Dying Small Deaths

As we return to our consideration of the Spiritual Discipline of service, considered in the book, Celebration of Discipline, by Richard Foster, we turn from our pretexts for not serving, about which we spoke two days ago (i.e. we don’t want to be taken advantage of or be walked up like a doormat.) to now to look at our aversion to the activity of service. This quote from Foster seems to exemplify that aversion:

“In some ways we would prefer to hear Jesus’ call to deny father and mother, houses and land for the sake of the gospel than his word to wash feet. Radical self-denial gives the feel of adventure. If we forsake all, we even have the chance of glorious martyrdom. But in service we must experience the many little deaths of going beyond ourselves. Service banishes us to the mundane, the ordinary, the trivial.”

Carrying our cross, following after Jesus to the “ends of the earth.” that is the stuff of sermons, the call that fills the altars, the great work that we feel that we must do, but washing the dishes, setting up chairs, sitting and listening to that person we know will carry on about their difficulties, that is that slow death that we wish to avoid. And yet, if we are to embrace the Disciplines and their work in us , shouldn’t we seek after those deaths, knowing that it will prepare us for that great work that we feel we have been called to accomplish?

Perhaps a change in perspective is what we need. Caedmon’s Call recorded a song some time ago called “Sacred“. It’s a song of a mom asking the question “Could it be that everything is sacred?” as she serves her small children. The chorus ends, “Could it be that everything is sacred, and all this time, everything I’ve dreamed of (that calling, that great work), that has been right before my eyes?” Service, then, may not the distraction from the work that we are called to do but the way to step into it.

What are the areas that you feel have been pulling you from your “calling” today? Household chores undone, a child’s homework, a dirty diaper, a friend’s telephone call? Perhaps it’s not a distraction but an opportunity. Why not try to embrace that moment of service, understanding that if we are to be great we must first become a servant (Matt 20:25-28). If you can, share about the experience.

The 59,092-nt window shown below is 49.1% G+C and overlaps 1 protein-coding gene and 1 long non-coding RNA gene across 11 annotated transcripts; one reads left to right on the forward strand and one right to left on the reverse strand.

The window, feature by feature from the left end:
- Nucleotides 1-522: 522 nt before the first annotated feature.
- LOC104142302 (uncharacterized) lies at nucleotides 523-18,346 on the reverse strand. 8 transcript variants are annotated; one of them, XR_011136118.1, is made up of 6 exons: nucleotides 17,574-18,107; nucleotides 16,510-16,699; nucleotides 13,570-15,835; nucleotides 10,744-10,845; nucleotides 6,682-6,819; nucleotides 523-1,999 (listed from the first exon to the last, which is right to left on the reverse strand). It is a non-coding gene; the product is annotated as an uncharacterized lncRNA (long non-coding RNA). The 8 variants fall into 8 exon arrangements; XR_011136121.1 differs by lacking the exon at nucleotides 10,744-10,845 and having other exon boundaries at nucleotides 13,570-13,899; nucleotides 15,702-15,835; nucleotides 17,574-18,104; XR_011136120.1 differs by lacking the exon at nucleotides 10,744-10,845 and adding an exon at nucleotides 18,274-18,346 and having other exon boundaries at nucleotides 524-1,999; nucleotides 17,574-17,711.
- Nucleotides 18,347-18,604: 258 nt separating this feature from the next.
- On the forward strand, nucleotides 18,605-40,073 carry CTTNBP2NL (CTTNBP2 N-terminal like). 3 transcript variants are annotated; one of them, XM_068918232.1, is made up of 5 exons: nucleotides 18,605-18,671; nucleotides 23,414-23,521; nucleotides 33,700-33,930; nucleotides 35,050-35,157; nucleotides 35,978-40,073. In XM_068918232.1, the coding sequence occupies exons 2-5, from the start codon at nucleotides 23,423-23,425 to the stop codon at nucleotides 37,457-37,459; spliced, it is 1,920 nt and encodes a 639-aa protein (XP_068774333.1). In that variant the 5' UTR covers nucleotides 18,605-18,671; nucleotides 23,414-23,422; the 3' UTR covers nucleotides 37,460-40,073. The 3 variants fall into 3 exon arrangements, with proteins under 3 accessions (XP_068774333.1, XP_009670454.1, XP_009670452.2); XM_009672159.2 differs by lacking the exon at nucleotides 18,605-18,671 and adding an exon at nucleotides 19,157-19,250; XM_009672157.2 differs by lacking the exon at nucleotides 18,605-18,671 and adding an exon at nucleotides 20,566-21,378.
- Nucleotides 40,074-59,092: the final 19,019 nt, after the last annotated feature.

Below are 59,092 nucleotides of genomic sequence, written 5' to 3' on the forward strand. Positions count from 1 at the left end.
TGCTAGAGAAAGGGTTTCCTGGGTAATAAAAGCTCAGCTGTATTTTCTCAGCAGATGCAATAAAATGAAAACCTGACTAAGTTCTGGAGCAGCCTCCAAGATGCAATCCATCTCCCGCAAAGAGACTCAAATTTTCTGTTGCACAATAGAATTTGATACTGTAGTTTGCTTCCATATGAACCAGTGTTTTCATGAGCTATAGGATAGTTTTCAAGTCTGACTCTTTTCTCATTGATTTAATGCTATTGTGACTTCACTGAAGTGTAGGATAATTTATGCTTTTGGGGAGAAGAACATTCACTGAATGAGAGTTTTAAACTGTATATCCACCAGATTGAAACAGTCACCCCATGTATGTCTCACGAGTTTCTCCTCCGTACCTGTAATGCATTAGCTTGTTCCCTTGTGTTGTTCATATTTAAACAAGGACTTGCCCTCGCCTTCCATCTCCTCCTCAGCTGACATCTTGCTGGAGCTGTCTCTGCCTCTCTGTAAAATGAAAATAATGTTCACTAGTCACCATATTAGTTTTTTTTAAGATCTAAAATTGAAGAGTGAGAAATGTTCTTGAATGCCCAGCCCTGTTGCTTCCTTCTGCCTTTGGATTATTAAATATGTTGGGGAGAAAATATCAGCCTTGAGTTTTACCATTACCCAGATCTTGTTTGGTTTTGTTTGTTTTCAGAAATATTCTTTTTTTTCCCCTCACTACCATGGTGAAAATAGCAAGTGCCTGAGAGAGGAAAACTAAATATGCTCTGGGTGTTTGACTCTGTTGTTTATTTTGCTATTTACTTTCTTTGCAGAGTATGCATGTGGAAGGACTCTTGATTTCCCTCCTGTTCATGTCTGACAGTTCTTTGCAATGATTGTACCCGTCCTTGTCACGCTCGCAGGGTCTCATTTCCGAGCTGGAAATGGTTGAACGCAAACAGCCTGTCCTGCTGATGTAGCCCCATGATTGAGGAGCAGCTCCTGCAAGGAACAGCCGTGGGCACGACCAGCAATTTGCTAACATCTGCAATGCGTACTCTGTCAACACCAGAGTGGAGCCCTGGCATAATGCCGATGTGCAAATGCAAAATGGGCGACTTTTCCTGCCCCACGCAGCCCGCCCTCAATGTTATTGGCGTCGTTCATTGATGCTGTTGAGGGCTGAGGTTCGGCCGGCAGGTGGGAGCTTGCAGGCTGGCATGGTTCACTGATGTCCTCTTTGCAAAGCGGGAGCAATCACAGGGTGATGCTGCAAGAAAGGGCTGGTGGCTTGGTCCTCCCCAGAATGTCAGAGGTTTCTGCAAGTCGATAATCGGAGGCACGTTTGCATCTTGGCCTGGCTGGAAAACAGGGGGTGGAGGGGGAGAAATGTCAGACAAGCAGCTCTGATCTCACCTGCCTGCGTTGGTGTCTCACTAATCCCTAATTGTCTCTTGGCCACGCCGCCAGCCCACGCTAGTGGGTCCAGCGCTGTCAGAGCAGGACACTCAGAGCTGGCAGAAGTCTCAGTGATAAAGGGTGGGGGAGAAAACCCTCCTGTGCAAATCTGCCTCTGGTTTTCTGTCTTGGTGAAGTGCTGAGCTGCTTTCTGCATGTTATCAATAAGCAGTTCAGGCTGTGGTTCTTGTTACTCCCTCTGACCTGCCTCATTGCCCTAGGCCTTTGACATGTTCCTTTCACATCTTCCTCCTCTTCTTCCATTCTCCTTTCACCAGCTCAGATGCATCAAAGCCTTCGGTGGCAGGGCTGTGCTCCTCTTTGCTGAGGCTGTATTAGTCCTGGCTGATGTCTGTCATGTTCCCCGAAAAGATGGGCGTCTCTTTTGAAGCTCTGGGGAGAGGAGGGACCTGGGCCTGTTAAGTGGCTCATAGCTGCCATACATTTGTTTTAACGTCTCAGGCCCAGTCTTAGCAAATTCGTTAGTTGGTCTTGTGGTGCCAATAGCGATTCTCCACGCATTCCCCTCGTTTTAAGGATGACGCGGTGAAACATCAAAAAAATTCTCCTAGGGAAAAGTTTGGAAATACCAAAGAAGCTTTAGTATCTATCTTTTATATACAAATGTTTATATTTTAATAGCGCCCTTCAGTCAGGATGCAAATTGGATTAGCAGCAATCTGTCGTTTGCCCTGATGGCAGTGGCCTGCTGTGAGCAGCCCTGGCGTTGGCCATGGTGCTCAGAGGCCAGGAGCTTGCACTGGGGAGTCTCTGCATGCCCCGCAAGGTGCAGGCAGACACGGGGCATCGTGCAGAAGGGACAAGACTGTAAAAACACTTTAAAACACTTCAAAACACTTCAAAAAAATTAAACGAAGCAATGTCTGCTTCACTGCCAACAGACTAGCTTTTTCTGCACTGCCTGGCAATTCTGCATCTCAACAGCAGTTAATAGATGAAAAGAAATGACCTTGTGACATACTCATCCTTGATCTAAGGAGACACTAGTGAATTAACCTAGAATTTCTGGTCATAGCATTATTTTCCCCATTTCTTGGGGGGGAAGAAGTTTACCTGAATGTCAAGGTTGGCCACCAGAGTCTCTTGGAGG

Image credits: Jesus washing feet statue WLC by txnetstars, used in accordance with a Creative Commons license.

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  1. Andrew’s avatar

    Something I’ve been focusing on this month is trying to view my kids “interrupting” me as “inviting” me to spend time with them. Too often do I act selfishly and prioritize time for myself instead of my family.

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  2. Dave’s avatar

    So right, Andrew. If we can reframe those moments as opportunities instead of distractions, we can learn better to serve. In the case of the kids, even if we are unable to attend to their needs at that moment, if we look at their “interruptions” instead, as you suggest, as “invitations,” we recognize their desire to be with us and help them to look forward that future moment when we’ll be able to truly give them the attention that they require.

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